Receivers: The Notre Dame receiver corps took some major lumps this off-season. First, leading receiver Will Fuller, among the most dynamic weapons in the entire nation, made a relatively surprising jump to the NFL a year early. Fuller will take his wonderful burst and explosiveness to the next level, along with his 1,258 yards on 62 receptions. Making things worse for the Irish was the loss of Corey Robinson just a few months ago. Robinson, who was looking forward to a healthy senior season, announced his retirement from football, citing concussion concerns. Robinson is the son of NBA legend David Robinson, and had showcased his amazing potential on countless occasions, like his three-touchdown performance against Florida State in '14. Those losses leave ND scrambling for answers at the position, but the cupboard is far from bare. Torii Hunter Jr. returns, and looks like he may be leaned on as their top option in the passing game. Hunter has great speed and agility, and did have 28 catches and 363 yards last season. Unfortunately, Hunter has struggled with drops at times in his career, something he'll obviously look to iron out this year. Sophomore Equanimeous St. Brown has a wonderful name, but will have to show he belongs. He had just one catch all of last season, but was a deep reserve, so it is understandable. He has okay speed, but also brings much more athleticism and size to the equation. Beyond those two, even more inexperience abounds. Sophomore Corey Holmes and sophomore C.J. Sanders are two of a number of pieces fighting for increased roles. Sanders at least got in the stat sheet, with one reception last season, while Holmes is extremely unproven. The lack of depth and proven commodities at receiver will put more pressure on the starting quarterback and also the backs to step up out of the backfield (Adams had seven catches for 42 yards a year ago). Notre Dame has produced some wonderful talent at tight end over the years, with guys like Kyle Rudolph and Tyler Eifert emerging from their ranks and making waves in the NFL. The Irish look like they've zeroed in on their next star at the position, as sophomore Alize Jones has wonderful potential. He recorded 13 catches for 190 yards last season, but that was with splitting snaps with Chase Hounshell, who is gone. Jones was a First-Team All-Independent last season, and he'll hope to build on that by becoming a better option in the red zone. Junior Durham Smythe is once again healthy and brings a solid blocker and decent pass-catcher.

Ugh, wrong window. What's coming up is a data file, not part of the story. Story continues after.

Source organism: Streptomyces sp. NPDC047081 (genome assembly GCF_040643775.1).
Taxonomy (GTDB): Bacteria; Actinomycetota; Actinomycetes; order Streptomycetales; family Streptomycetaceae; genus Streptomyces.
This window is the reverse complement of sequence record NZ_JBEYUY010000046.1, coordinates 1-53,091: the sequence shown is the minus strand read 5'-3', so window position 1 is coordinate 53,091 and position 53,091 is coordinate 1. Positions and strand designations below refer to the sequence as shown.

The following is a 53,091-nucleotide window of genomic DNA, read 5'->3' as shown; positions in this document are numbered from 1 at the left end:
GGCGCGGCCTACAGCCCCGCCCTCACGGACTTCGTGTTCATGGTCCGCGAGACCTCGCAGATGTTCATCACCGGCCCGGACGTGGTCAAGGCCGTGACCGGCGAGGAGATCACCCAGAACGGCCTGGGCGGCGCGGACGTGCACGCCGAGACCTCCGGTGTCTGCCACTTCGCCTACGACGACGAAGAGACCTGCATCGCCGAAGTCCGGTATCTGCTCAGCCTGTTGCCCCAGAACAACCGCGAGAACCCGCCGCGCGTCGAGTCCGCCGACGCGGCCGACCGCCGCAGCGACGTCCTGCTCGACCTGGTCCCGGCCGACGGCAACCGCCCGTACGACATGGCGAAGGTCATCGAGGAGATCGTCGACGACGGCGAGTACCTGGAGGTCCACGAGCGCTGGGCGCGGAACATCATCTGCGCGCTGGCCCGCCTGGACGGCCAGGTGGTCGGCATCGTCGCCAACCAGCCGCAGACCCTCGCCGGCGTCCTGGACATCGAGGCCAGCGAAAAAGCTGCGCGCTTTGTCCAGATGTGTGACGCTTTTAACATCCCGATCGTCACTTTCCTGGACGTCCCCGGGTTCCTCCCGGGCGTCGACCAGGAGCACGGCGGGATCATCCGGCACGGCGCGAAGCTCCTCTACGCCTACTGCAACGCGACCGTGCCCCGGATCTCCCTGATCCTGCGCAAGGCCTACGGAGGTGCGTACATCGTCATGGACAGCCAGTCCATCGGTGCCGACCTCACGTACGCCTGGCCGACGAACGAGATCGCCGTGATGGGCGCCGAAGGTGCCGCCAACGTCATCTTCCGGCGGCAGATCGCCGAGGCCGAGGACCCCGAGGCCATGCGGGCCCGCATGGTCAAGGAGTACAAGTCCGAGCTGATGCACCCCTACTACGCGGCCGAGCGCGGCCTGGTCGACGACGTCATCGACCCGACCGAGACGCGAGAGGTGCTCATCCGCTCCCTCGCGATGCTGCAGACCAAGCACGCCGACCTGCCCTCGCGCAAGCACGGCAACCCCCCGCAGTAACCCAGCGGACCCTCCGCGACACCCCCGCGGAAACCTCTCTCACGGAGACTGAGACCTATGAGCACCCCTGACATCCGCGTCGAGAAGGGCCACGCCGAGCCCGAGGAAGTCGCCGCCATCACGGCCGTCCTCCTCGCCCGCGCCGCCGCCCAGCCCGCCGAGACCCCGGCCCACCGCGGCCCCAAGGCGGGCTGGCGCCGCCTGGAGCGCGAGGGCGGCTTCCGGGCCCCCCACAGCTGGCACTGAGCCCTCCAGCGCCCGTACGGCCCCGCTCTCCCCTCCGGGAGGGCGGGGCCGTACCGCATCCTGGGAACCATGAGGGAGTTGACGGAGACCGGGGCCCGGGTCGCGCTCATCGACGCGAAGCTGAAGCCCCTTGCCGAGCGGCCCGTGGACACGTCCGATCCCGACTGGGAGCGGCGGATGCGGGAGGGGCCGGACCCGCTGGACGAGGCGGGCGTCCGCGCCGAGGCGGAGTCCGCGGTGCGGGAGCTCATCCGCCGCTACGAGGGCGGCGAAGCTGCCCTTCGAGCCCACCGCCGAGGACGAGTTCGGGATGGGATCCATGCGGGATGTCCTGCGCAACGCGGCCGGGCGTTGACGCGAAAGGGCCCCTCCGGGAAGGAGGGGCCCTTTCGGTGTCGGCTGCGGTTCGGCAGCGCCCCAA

Offensive Line: While the receiver corps has some serious questions, the offensive line may have even bigger problems, although there is at least one proven piece. The unit is going to be without NFL first-rounder Ronnie Stanley at tackle, along with anchor Nick Martin at center. Stanley is certainly a major loss, as the massive tackle was a beast last year. Martin, however, may be even harder to overcome, as the seasoned veteran was as consistent and disciplined as they come. The loss of those two key pieces should make junior Mike McGlinchey much more important. McGlinchey came into his own last season, starting 13 games at right tackle and displaying wonderful ferocity and power. Notre Dame may ask McGlinchey to make a transition to the left tackle position, but that shouldn't be too hard for the veteran. McGlinchey's harder transition will be going from a pretty young player to an important leader on the O-Line, and ND will ask a lot from him. ND will also ask a lot from sophomore Quenton Nelson, the other returning starter to the group. Nelson was very young last season, but showed he could hold his own. He is a terrific run blocker, and will open up big lanes for Adams and Folston to work with. He was a Second-Team All-Independent last season, but should be even better in '16. The other guard spot should likely go to junior Colin McGovern, who isn't a returning starter, but at least has some experience. McGovern appeared in eight games last season, and showed decent mobility. At right tackle, expect sophomore Alex Bars to get a good shot to start. Bars has the size and upside to make the position a strength, but he has to stay healthy this season. The center position could very well be the biggest issue, as a number of players will compete to fill the void left by Martin. Sophomore Sam Mustipher and redshirt freshman Tristen Hoge are the two favorites. The Irish are hoping for big things in the near future from a couple of their newcomers, particularly four-star linemen Liam Eichenburg from Cleveland.